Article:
The Government of Alberta is assigning more forest tenure through an open, competitive process that maximizes economic, environmental and community benefits, as well as benefits to local Indigenous communities.

“We know that forests need to be managed to remain healthy. Through our Forest Jobs Action Plan, we will keep forests healthy and help create jobs by reducing wildfire risk and pest infestations. This transparent, open competition will find the best fit for the needs of the area and create jobs right here in Alberta.”

Devin Dreeshen, Minister of Agriculture and Forestry

The new timber quotas will allocate timber that is part of the annual allowable cut (AAC) in forest management units, but has not yet been issued to a holder or operator. There is currently about 51,000 cubic metres of unallocated deciduous AAC within Forest Management Unit G16, about 70 kilometres northwest of Grande Prairie. There is an additional 21,000 cubic metres of unallocated coniferous AAC within Forest Management Unit S22, about 300 kilometres north of Edmonton.

Allocating this tenure for sustainable timber harvesting and reforestation will support public safety, reducing the risk of wildfire and growing younger forests that are more resistant to disease and insect outbreaks, including mountain pine beetle.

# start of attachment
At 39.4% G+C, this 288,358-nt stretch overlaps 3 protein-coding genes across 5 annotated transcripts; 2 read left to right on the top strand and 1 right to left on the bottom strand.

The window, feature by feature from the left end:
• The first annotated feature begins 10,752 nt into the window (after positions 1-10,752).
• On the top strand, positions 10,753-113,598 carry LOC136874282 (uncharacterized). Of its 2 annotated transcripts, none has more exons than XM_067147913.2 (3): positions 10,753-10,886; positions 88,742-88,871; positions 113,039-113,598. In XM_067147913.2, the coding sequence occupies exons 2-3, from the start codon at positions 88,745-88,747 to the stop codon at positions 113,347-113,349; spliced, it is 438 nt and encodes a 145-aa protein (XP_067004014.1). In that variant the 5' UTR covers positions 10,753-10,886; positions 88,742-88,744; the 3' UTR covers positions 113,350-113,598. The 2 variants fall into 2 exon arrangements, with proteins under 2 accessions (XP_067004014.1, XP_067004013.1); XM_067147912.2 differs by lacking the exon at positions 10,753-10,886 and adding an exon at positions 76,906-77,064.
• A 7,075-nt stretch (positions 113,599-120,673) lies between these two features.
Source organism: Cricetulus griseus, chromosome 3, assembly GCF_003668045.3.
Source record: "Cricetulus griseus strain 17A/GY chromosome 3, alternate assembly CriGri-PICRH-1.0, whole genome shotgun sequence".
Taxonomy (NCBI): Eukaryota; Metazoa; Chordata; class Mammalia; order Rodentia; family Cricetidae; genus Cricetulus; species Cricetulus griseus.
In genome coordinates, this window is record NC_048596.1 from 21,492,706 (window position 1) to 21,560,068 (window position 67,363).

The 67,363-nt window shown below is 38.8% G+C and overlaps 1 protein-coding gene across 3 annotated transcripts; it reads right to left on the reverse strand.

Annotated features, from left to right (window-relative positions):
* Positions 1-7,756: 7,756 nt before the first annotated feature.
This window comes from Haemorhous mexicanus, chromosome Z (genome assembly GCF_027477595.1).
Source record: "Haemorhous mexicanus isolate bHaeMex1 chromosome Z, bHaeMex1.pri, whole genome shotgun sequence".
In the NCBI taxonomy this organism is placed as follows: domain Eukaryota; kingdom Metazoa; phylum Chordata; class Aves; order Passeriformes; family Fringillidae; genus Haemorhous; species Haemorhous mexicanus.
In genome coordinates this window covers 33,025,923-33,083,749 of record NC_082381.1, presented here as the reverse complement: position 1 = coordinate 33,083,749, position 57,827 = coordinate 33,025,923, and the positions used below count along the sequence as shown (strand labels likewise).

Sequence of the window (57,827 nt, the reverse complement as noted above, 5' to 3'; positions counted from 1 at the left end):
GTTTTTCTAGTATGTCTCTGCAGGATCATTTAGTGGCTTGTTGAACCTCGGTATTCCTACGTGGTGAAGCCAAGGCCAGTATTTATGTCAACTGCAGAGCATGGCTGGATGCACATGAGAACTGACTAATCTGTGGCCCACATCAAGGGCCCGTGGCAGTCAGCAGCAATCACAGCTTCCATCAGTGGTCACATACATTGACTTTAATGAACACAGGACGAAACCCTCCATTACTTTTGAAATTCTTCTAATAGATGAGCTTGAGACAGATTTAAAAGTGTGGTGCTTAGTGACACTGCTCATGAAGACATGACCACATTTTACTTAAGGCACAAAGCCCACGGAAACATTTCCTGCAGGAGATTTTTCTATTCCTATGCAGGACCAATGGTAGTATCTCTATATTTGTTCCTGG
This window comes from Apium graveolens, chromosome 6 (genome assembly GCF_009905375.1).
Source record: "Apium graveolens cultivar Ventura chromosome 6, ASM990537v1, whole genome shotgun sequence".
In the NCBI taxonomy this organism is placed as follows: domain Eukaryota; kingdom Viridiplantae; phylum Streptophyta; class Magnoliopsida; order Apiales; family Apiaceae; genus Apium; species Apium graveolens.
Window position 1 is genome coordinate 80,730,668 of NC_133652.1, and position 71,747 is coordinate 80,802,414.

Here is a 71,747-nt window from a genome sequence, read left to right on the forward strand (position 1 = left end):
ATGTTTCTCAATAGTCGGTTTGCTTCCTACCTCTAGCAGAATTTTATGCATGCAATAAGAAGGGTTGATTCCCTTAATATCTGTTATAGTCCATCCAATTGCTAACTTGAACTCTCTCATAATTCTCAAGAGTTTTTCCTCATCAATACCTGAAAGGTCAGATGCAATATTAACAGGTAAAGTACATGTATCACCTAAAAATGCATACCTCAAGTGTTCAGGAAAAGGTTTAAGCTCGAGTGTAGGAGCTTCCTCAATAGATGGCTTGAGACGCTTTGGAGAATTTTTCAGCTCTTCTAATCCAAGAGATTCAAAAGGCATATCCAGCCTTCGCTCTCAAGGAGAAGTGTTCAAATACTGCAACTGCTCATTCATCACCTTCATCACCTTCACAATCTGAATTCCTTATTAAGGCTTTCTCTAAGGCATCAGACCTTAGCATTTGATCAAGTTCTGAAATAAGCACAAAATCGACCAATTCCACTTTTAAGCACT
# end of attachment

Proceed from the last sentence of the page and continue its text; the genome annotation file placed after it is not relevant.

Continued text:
Access to a secure wood fibre supply supports investment in the province’s forest sector and supports stable, good-paying jobs for Albertans.

Quick facts

  • Alberta’s forest industry directly employs 19,500 people and supports more than 25,000 additional jobs in Alberta, contributing $1.7 billion in salaries and wages in 2019.
  • Alberta owns all timber located on provincial public lands. Under Alberta's Forests Act, the right to harvest Crown timber is allocated to companies and individuals through forest tenures.
  • Alberta’s government does not transfer land ownership rights through these forest tenures. Each forest tenure gives the holder specific rights and responsibilities to manage the forest and harvest timber for either short or long periods of time.
  • Under the authority of the Forests Act, Alberta has developed strict standards for forest management planning.

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